zig
0

Notifications

  • You're all caught up!

Nutrition in Fresh Apple and Carrot Juice

by
author image Karen Curley
Karen Curley has more than 18 years experience in health and nutrition, specializing in healthy food choices for families. She received USDA certification in food components, nutrient sources, food groups and infant/child nutrition, and holds a B.A. in English from the University of Massachusetts. Curley is also an avid gardener, home renovator, Collie breeder, dog groomer and dog trainer.
Nutrition in Fresh Apple and Carrot Juice
Fresh carrot juice is packed with vitamin A. Photo Credit Jupiterimages/Brand X Pictures/Getty Images

You might be surprised that fresh apple juice does not contain any vitamins, calcium or iron. It does, however, give you 240 mg of potassium from an 8 oz. serving. Fresh apple juice also contains 27 g sugar, 27 g carbohydrates and 10 mg of sodium per serving. One serving is 110 calories.

Fresh carrot juice is a rich source of vitamin A, giving you 903 percent of your daily nutritional value in an 8 oz. serving. It also provides 33 percent of your daily need for vitamin C, 6 percent of your daily calcium and 6 percent of your daily iron. One cup of fresh carrot juice also has 635 mg of potassium, 68 mg sodium, 22 g carbs, 2 g fiber, 9 g sugar and 2 g of protein. One cup has 94 calories.

Vitamin A

Meats, vegetables and fruit contain vitamin A, also known as retinol. Vitamin A from carrot juice is in the form of beta-carotene, alpha-carotene and beta-cryptoxanthin. Your body utilizes vitamin A to maintain vision, bone growth, cell division, resistance to disease, reproduction, and maintenance of mucous membranes in the urinary, respiratory and intestinal tracts.

Vitamin C

Vitamin C improves brain function by synthesizing neurotransmitters that affect mood, memory and alertness. Vitamin C is an antioxidant that reduces cell damage and is important for healing wounds, as well as repairing the skeletal and muscular systems.

Calcium

Calcium is a mineral found in your teeth, bones, nerves, tissues, blood and bodily fluids. It is important for you to get enough calcium for strong teeth and a healthy skeletal system. Maintaining healthy calcium levels throughout your life can prevent osteoporosis as you age. Calcium also helps clot your blood, contracts and relaxes muscles, and helps keep your heart healthy.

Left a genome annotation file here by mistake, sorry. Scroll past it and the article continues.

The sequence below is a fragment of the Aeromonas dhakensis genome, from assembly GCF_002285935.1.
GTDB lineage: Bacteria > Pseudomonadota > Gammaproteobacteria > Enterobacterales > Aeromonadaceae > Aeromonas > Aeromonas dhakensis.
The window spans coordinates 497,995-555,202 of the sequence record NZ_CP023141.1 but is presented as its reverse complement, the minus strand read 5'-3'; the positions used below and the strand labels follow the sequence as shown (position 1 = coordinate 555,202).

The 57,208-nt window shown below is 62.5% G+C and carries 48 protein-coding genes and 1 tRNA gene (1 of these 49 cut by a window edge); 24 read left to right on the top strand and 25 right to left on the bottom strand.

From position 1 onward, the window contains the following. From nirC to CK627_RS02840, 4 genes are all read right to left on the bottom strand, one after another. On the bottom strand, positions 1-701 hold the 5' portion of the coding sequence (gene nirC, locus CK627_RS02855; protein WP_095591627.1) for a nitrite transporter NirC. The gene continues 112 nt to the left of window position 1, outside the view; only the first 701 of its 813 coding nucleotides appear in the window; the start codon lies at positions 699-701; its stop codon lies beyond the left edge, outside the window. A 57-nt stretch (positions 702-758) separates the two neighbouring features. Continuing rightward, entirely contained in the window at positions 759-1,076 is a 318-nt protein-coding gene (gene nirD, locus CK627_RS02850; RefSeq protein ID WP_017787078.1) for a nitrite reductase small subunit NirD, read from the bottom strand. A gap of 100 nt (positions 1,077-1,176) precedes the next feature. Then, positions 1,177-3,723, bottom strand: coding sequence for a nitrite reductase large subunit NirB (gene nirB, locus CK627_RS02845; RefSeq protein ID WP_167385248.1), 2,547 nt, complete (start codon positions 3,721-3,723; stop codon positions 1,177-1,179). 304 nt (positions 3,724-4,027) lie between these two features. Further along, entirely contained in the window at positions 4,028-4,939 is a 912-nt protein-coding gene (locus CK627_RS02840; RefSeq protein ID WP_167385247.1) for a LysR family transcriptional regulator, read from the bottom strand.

Iron

Many of the proteins and enzymes your body uses contain iron, which plays an important role in moving oxygen through your circulatory system and is essential for cell growth. If you do not get enough iron in your system, you will feel tired, unmotivated and confused, and your immune system will not function properly. Most of the iron in your body is in your red blood cells, where it carries oxygen to your heart and muscles.

Potassium

Potassium lowers blood pressure and plays a role in controlling muscles and the nervous system. Sodium and potassium work together to balance the water in your body. Your kidneys control your potassium levels. It is unusual to have a potassium deficiency, but if you suffer from diarrhea, alcoholism, are using laxatives or exercise strenuously, you can lose potassium.

LiveStrong Calorie Tracker
THE LIVESTRONG.COM MyPlate Nutrition, Workouts & Tips
GOAL
  • Gain 2 pounds per week
  • Gain 1.5 pounds per week
  • Gain 1 pound per week
  • Gain 0.5 pound per week
  • Maintain my current weight
  • Lose 0.5 pound per week
  • Lose 1 pound per week
  • Lose 1.5 pounds per week
  • Lose 2 pounds per week
GENDER
  • Female
  • Male
lbs.
ft. in.

YOU MIGHT ALSO LIKE

CURRENTLY TRENDING

Demand Media

Our Privacy Policy has been updated. Please take a moment and read it here.